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U.S. Men's Basketball Suffers Stunning Defeat

August 16, 2004|Helene Elliott | Times Staff Writer

ATHENS — In a hot, stuffy gym with exposed girders and blue plastic seats, far from the posses and palatial arenas to which its players are accustomed, the U.S. men's Olympic basketball team lost its claim to international supremacy with a 92-73 loss Sunday to Puerto Rico.

Its hold had been slipping since 1992, when the Barcelona "Dream Team" of National Basketball Assn. superstars breezed past opponents who later begged for their autographs. Other NBA standouts played in Atlanta and Sydney, but by then, the NBA's global marketing reach had put basketball courts on every continent and allowed players throughout the world to dream about beating their American idols -- and learn the skills to make those dreams reality.

For the U.S. team Sunday, though it remains in the tournament with a chance for a gold medal, the harsh reality was its first defeat in the 25 Olympic contests in which NBA players have participated. Before that, the U.S. team's only two losses in the Olympics came against the Soviet Union -- in the controversial gold medal game at Munich in 1972 and a semifinal game at Seoul in 1988. Never before had the margin of defeat been more than six.

In front of a crowd at the Helliniko Indoor Arena that swelled from respectable to standing-room-only by the final buzzer, the U.S. was routed by a team it had defeated by 25 points in a July 31 exhibition with three of its top players on the bench.

Puerto Rico made 56% of its shots (31 for 55), including eight of 16 from three-point range; the U.S. made merely 35% (26 for 75) and only three of 24 three-point attempts. The U.S. interior defense was porous and its scorers never found any rhythm against Puerto Rico's zone defense.

The loss marked the end of an era that will not be repeated.

"It means a lot, playing against these guys," said Jose Ortiz, Puerto Rico's 40-year-old center. "Sometimes you think they can't be beaten."

Said U.S. forward Lamar Odom, who was acquired by the Lakers last month in a trade with Miami: "The best athletes lose. From Muhammad Ali to the New York Yankees to Mike Tyson to the L.A. Lakers. Michael Jordan lost big games. It happens. You just try to move on and hope that it doesn't happen again."

The first significant crack in the U.S. facade appeared at the 2000 Olympics in Sydney, when Lithuania nearly staged a semifinal upset and France made a good run before the U.S. won its third consecutive gold medal. The U.S. team's sixth-place finish at the 2002 World Championships was another hint that the world was catching up, but that was widely attributed to the absence of many NBA players who didn't want to give up their summer vacations to play in the tournament.

Although a U.S. loss at these Games seemed inevitable, that it happened with so little resistance seemed to stun everyone but U.S. Coach Larry Brown.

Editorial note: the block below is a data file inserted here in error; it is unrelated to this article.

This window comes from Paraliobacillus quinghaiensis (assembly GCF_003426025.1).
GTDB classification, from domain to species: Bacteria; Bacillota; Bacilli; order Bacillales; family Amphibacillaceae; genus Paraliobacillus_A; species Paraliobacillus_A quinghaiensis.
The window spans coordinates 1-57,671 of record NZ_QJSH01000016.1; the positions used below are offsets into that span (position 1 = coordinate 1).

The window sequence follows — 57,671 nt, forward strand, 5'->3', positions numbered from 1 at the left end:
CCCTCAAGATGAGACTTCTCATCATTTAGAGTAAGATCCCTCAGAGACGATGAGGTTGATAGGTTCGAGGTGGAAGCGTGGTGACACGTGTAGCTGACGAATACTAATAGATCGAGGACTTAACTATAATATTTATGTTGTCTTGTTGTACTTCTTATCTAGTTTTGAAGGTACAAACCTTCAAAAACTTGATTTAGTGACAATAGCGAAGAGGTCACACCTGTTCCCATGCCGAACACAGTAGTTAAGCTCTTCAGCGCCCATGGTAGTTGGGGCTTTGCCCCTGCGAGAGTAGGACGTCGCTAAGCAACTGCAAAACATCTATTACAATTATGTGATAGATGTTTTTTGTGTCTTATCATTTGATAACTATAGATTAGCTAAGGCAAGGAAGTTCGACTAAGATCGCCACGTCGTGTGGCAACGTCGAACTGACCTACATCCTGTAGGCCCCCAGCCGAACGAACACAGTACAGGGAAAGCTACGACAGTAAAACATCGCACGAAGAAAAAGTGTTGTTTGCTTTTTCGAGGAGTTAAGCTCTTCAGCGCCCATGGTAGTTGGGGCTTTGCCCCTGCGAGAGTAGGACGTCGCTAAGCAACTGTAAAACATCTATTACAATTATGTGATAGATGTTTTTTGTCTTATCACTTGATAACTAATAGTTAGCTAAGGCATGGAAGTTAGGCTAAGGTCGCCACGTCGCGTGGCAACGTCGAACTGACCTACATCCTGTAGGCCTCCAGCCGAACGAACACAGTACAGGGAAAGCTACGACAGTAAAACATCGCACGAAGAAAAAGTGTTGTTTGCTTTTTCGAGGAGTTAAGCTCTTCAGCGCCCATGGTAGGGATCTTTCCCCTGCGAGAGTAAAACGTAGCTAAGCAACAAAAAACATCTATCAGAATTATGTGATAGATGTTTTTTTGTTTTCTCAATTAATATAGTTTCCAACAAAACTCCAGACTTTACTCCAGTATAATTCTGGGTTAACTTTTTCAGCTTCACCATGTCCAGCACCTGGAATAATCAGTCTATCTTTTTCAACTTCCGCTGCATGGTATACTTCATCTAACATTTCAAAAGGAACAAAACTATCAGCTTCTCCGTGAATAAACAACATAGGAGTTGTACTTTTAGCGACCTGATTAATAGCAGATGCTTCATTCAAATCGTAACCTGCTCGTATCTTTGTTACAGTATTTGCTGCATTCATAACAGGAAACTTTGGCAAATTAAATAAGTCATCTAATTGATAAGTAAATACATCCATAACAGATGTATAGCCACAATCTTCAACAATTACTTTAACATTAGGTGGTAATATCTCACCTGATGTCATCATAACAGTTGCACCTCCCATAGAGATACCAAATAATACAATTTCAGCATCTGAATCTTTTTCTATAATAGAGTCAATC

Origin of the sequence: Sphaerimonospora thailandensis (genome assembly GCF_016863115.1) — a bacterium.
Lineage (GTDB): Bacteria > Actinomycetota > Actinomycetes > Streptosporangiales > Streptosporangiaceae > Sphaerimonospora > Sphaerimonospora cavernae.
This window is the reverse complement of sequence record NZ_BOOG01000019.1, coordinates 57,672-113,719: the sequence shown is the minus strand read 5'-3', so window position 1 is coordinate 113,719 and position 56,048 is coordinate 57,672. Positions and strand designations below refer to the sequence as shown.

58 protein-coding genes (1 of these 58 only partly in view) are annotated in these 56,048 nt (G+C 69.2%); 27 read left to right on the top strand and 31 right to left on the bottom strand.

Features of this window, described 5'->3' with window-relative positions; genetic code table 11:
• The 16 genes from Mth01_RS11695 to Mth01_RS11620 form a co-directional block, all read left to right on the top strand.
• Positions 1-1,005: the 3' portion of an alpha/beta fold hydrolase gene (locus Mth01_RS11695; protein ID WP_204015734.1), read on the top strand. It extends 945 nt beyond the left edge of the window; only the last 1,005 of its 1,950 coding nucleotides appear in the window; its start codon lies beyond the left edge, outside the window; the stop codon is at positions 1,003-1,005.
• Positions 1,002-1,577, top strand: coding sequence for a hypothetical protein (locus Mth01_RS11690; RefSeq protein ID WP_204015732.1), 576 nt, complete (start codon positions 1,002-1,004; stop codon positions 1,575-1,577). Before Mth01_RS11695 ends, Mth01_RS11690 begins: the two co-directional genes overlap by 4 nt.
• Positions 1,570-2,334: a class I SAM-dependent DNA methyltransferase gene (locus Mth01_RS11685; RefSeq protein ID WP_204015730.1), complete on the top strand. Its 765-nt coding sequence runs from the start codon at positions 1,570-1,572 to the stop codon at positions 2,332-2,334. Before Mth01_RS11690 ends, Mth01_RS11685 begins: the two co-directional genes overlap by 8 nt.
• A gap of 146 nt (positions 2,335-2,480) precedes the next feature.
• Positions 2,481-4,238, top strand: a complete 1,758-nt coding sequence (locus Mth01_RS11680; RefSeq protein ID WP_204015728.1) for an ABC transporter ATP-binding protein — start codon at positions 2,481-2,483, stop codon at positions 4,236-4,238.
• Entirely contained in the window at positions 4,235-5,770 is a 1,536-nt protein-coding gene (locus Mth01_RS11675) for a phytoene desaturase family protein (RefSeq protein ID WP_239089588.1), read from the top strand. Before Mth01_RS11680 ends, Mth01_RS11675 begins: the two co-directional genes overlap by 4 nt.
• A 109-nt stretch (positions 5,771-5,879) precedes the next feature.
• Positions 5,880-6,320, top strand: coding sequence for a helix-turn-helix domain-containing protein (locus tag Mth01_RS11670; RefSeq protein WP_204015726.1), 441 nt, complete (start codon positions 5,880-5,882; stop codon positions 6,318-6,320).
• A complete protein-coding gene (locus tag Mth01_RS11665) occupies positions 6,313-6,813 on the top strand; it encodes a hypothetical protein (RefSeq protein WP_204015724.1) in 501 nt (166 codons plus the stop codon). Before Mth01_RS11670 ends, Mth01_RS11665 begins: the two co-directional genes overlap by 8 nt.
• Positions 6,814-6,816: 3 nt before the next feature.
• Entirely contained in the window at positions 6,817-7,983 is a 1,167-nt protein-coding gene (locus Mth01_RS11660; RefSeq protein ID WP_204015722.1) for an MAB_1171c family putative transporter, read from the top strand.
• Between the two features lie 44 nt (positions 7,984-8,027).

"I'm not mystified. The first day we got with this group I knew what was in store, basically," he said. "I'm angry because the mentality of this team has been like this from Day One. Now, we've got to coach them better and find out if we're truly ready to become a team."

The last U.S. lead, 11-10, came with 3 minutes 58 seconds left in the first of the four 10-minute quarters played in the international game. Brown's team scored only seven points in the second quarter and twice trailed by 22 points, fueling rhythmic chants of "Puer-to Ri-co!" from exuberant, flag-waving fans.

The U.S. players were jeered when they left the court at halftime trailing, 49-27, and not even a late surge that brought them within nine points with 5:01 left to play could give much oomph to the few "USA" chants that broke out.

Too many turnovers -- 22 -- and too few points from outside brought about the U.S. team's downfall.

"They brought a young team, when you compare with previous teams," Ortiz said of the U.S. "And they were playing together for more time, those other teams.... Tonight they didn't play really well. We did a great job offensively and defensively."

Puerto Rico's Carlos Arroyo, who averaged 12.6 points per game for the NBA's Utah Jazz last season, scored a game-high 24 points and had four steals. Allen Iverson of the Philadelphia 76ers and Tim Duncan of the San Antonio Spurs led the U.S. with 15 points each. Duncan also had 16 rebounds, 11 off the offensive boards.

"I think they played so much harder than us and better as a team that the result was not a surprise, because that's what usually happens," said Brown, who guided the Detroit Pistons past the Lakers for the NBA title two months ago. Brown knew he faced a situation that would be difficult, if not untenable, in working with a team heavy on potential and light on experience with international basketball and the quirks that set it apart from the college and NBA games, such as aggressive zone defenses and unfamiliar officiating.

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